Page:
Dana Nance was scanning old photos when he found a few that jogged his memory of an incident that could have ruined a trip to California but instead left him and his wife with enduring gratitude for the actions of a stranger.
Dana and Debbie Nance of Fort Collins, Colo., wrote an email recently so a local man will know they have not forgotten what he did one overcast day in Pismo Beach about two decades ago.
All they have is the man’s first name — Bob — and a photo snapped at the Pismo Beach Police Station. They also took a photo of the responding police officer, and extended their thanks to him, too.
The couple didn’t recall the exact date of their trip; however, a search of court records revealed the incident happened Oct. 20, 1991.
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On that day, the couple was driving from Orange County to San Francisco when they stopped in Pismo Beach for a break. They parked north of downtown and walked to the edge of a bluff, but the fog obscured their view.
After snapping a photo, they returned to the rental car only to find the passenger side window had been broken, and Debbie Nance’s brown Louis Vuitton purse, which she had stashed under the seat, was gone.
While his wife called police from a pay phone — as this was at least a decade before cell phones became ubiquitous — Dana Nance searched nearby trash cans, under cars and over the cliff but couldn’t find the purse.
A short time later, a Pismo Beach police officer arrived.
“We assumed he was there to take a report,” Dana Nance wrote. “As he got out of the car he asked if we had had a purse stolen, we replied yes. He then revealed from behind him my wife’s purse. You cannot imagine our surprise at seeing that purse that we assumed would never be seen again.”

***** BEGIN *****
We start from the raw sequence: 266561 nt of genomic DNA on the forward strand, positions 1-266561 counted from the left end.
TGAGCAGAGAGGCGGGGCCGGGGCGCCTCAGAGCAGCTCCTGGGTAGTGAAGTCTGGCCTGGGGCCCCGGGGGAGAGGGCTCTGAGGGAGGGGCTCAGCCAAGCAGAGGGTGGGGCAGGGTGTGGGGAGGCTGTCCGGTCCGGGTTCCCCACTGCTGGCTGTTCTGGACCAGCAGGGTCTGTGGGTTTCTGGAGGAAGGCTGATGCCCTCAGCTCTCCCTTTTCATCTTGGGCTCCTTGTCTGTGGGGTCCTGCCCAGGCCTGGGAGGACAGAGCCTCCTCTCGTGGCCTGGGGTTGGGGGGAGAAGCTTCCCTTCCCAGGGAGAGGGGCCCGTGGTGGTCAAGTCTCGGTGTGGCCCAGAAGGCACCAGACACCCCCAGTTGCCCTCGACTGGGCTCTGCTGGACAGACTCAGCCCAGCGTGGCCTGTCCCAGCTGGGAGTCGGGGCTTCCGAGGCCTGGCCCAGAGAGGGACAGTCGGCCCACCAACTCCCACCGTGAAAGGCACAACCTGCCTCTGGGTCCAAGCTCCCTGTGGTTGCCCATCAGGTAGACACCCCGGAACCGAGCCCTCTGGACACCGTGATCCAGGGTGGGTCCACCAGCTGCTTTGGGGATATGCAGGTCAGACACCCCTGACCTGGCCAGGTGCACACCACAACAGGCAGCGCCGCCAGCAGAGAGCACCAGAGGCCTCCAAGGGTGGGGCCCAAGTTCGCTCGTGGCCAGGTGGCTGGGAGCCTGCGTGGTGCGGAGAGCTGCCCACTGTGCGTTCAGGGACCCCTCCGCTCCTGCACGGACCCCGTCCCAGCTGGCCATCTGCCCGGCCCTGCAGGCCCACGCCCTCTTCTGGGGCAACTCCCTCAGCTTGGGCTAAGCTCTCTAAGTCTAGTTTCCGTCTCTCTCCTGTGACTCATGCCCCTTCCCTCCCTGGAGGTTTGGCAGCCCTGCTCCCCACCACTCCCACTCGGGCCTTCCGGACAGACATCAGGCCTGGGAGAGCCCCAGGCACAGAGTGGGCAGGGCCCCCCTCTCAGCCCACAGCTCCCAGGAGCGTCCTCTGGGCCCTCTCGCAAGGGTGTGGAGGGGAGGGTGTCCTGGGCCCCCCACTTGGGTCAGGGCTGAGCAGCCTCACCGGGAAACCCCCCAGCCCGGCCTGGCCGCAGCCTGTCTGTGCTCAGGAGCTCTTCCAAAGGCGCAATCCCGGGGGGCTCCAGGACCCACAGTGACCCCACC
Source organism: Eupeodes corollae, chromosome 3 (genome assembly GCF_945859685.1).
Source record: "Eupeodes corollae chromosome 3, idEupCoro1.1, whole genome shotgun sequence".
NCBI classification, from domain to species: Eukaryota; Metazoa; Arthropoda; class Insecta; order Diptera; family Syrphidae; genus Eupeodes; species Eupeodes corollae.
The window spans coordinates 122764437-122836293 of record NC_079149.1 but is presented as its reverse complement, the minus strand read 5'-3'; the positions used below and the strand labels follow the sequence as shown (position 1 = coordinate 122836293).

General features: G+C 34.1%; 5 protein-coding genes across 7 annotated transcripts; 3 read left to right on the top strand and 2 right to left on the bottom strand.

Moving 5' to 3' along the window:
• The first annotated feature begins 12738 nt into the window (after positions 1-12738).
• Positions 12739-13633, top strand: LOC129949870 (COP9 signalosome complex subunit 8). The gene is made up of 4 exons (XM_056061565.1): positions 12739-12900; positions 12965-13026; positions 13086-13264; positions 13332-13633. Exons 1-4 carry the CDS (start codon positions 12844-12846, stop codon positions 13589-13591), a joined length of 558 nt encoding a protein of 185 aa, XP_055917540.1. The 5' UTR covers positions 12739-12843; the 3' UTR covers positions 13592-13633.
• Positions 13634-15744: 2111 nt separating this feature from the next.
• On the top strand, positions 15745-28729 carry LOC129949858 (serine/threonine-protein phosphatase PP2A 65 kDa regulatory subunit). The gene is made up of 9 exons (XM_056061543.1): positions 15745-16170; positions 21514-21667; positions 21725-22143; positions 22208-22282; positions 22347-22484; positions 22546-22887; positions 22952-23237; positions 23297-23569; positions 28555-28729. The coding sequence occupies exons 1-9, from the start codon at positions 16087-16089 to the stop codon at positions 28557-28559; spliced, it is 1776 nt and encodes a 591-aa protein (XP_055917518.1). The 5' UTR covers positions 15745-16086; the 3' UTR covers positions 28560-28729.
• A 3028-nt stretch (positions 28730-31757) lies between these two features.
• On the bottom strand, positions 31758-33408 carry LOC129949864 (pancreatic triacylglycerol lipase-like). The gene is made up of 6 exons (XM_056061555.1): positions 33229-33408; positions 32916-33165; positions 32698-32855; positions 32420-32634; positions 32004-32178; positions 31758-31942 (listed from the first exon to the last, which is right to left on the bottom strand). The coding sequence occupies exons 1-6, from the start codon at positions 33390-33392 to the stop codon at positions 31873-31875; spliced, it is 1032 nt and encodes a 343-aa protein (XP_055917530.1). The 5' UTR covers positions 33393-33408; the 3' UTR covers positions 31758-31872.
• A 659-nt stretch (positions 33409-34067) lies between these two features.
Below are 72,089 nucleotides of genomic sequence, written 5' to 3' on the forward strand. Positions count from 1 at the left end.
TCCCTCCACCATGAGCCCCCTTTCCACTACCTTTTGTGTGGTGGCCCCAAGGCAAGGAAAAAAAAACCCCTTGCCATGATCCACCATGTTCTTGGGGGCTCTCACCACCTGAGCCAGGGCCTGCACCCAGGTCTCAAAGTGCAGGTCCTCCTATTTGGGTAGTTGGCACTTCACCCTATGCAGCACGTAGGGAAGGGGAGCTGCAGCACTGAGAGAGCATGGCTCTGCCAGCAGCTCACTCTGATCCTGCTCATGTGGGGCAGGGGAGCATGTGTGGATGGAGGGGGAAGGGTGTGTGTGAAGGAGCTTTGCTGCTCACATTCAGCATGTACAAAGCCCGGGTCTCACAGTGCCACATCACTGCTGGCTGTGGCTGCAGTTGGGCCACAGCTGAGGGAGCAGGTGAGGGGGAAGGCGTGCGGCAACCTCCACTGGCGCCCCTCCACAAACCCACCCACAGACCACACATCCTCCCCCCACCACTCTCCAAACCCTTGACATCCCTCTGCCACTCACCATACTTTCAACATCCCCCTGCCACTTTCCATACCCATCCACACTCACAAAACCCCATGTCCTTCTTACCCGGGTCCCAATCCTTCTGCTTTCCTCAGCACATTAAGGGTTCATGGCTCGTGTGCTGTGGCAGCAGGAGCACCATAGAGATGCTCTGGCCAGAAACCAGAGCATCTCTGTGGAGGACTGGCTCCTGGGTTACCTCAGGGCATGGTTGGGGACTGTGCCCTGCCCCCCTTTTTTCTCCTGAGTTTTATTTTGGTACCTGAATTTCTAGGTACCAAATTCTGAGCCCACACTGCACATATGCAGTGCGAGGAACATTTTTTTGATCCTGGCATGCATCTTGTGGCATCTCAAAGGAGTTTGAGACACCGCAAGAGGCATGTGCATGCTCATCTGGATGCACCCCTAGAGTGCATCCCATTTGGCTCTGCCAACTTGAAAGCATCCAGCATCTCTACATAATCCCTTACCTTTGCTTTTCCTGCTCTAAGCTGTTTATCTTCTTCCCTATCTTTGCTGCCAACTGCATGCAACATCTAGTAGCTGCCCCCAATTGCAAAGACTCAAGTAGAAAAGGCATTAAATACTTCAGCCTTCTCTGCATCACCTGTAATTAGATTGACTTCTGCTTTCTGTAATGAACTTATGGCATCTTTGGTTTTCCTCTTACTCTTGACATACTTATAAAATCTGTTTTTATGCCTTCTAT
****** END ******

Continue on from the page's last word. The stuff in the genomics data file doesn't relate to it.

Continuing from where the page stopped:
Debbie Nance examined the purse and found all cash, credit cards and other items intact.
The officer informed them that a local resident had seen a man use a bike handlebar to break the car window and take the purse, search through it and then start riding south toward downtown Pismo. The resident followed him, and as they neared the police station decided to go there and make a report.
“A radio call went out,” Dana Nance wrote, “and as luck would have it an officer about to pull out of a parking lot heard the call, just as a man on a bike with a woman’s purse hanging from his handlebars (passed) right in front of him.”
The couple followed the officer to the police station to fill out a report, and met Bob, the resident “who saved our trip.”
“The reason I am writing this is in the hopes that Bob is still around and that he knows we still think of him and his courage to step up and do something for a total stranger,” Dana Nance wrote. “If Bob is no longer around or with us, I want his friends and family to know.”
The Nances also took a photo of the officer.
When emailed the photo, Pismo Beach police Sgt. Steve Weir referred this reporter to Santa Maria police; there, Sgt. Paul Flores identified the officer as Detective Louis Tanore.
Reached by phone later, Tanore sounded surprised and amused to receive a photo of himself as a young officer. He worked two-and-a-half years for Pismo police, moving to the Santa Maria department in early 1992.
“I don’t remember too much about it,” he said of the incident. “The only thing I remember was a guy on a bike with a purse hanging off the handlebars — that sticks out. I appreciate them thinking about it after all these years.”